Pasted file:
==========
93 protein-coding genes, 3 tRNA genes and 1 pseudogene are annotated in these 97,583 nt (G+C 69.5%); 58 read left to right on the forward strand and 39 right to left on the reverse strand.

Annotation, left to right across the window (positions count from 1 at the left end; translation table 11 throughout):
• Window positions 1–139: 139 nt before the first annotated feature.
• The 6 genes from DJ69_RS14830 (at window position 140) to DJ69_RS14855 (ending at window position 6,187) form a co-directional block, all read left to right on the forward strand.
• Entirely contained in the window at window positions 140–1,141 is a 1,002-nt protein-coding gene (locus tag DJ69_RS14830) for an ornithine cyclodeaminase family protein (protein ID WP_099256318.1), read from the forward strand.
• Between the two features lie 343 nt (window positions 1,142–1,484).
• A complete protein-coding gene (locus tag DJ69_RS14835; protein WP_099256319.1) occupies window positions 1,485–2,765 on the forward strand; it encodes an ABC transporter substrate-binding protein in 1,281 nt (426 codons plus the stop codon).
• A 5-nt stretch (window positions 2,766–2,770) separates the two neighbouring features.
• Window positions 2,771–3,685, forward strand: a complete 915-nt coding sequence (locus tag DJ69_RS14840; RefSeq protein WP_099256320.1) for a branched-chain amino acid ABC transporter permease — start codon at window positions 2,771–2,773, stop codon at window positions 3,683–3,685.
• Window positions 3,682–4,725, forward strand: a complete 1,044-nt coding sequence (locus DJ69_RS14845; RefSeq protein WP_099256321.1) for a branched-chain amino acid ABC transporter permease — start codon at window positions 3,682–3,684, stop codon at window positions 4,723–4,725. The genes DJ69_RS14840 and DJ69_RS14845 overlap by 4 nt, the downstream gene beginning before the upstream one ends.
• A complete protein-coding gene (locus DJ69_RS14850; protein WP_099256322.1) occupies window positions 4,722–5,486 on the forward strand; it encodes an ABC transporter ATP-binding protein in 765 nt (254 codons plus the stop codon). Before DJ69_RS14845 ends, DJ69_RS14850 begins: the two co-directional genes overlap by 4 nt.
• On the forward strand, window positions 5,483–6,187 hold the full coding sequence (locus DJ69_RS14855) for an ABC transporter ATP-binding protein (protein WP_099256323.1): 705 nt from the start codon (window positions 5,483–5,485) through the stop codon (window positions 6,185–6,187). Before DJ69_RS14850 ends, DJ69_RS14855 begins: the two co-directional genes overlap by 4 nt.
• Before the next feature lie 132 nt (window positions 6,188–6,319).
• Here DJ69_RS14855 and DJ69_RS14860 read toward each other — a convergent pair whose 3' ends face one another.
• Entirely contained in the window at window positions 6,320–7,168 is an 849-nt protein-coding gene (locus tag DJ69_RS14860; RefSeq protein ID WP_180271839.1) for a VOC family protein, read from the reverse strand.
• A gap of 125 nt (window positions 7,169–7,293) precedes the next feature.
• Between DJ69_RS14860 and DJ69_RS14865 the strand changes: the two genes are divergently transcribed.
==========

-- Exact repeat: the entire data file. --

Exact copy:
93 protein-coding genes, 3 tRNA genes and 1 pseudogene are annotated in these 97,583 nt (G+C 69.5%); 58 read left to right on the forward strand and 39 right to left on the reverse strand.

Annotation, left to right across the window (positions count from 1 at the left end; translation table 11 throughout):
• Window positions 1–139: 139 nt before the first annotated feature.
• The 6 genes from DJ69_RS14830 (at window position 140) to DJ69_RS14855 (ending at window position 6,187) form a co-directional block, all read left to right on the forward strand.
• Entirely contained in the window at window positions 140–1,141 is a 1,002-nt protein-coding gene (locus tag DJ69_RS14830) for an ornithine cyclodeaminase family protein (protein ID WP_099256318.1), read from the forward strand.
• Between the two features lie 343 nt (window positions 1,142–1,484).
• A complete protein-coding gene (locus tag DJ69_RS14835; protein WP_099256319.1) occupies window positions 1,485–2,765 on the forward strand; it encodes an ABC transporter substrate-binding protein in 1,281 nt (426 codons plus the stop codon).
• A 5-nt stretch (window positions 2,766–2,770) separates the two neighbouring features.
• Window positions 2,771–3,685, forward strand: a complete 915-nt coding sequence (locus tag DJ69_RS14840; RefSeq protein WP_099256320.1) for a branched-chain amino acid ABC transporter permease — start codon at window positions 2,771–2,773, stop codon at window positions 3,683–3,685.
• Window positions 3,682–4,725, forward strand: a complete 1,044-nt coding sequence (locus DJ69_RS14845; RefSeq protein WP_099256321.1) for a branched-chain amino acid ABC transporter permease — start codon at window positions 3,682–3,684, stop codon at window positions 4,723–4,725. The genes DJ69_RS14840 and DJ69_RS14845 overlap by 4 nt, the downstream gene beginning before the upstream one ends.
• A complete protein-coding gene (locus DJ69_RS14850; protein WP_099256322.1) occupies window positions 4,722–5,486 on the forward strand; it encodes an ABC transporter ATP-binding protein in 765 nt (254 codons plus the stop codon). Before DJ69_RS14845 ends, DJ69_RS14850 begins: the two co-directional genes overlap by 4 nt.
• On the forward strand, window positions 5,483–6,187 hold the full coding sequence (locus DJ69_RS14855) for an ABC transporter ATP-binding protein (protein WP_099256323.1): 705 nt from the start codon (window positions 5,483–5,485) through the stop codon (window positions 6,185–6,187). Before DJ69_RS14850 ends, DJ69_RS14855 begins: the two co-directional genes overlap by 4 nt.
• Before the next feature lie 132 nt (window positions 6,188–6,319).
• Here DJ69_RS14855 and DJ69_RS14860 read toward each other — a convergent pair whose 3' ends face one another.
• Entirely contained in the window at window positions 6,320–7,168 is an 849-nt protein-coding gene (locus tag DJ69_RS14860; RefSeq protein ID WP_180271839.1) for a VOC family protein, read from the reverse strand.
• A gap of 125 nt (window positions 7,169–7,293) precedes the next feature.
• Between DJ69_RS14860 and DJ69_RS14865 the strand changes: the two genes are divergently transcribed.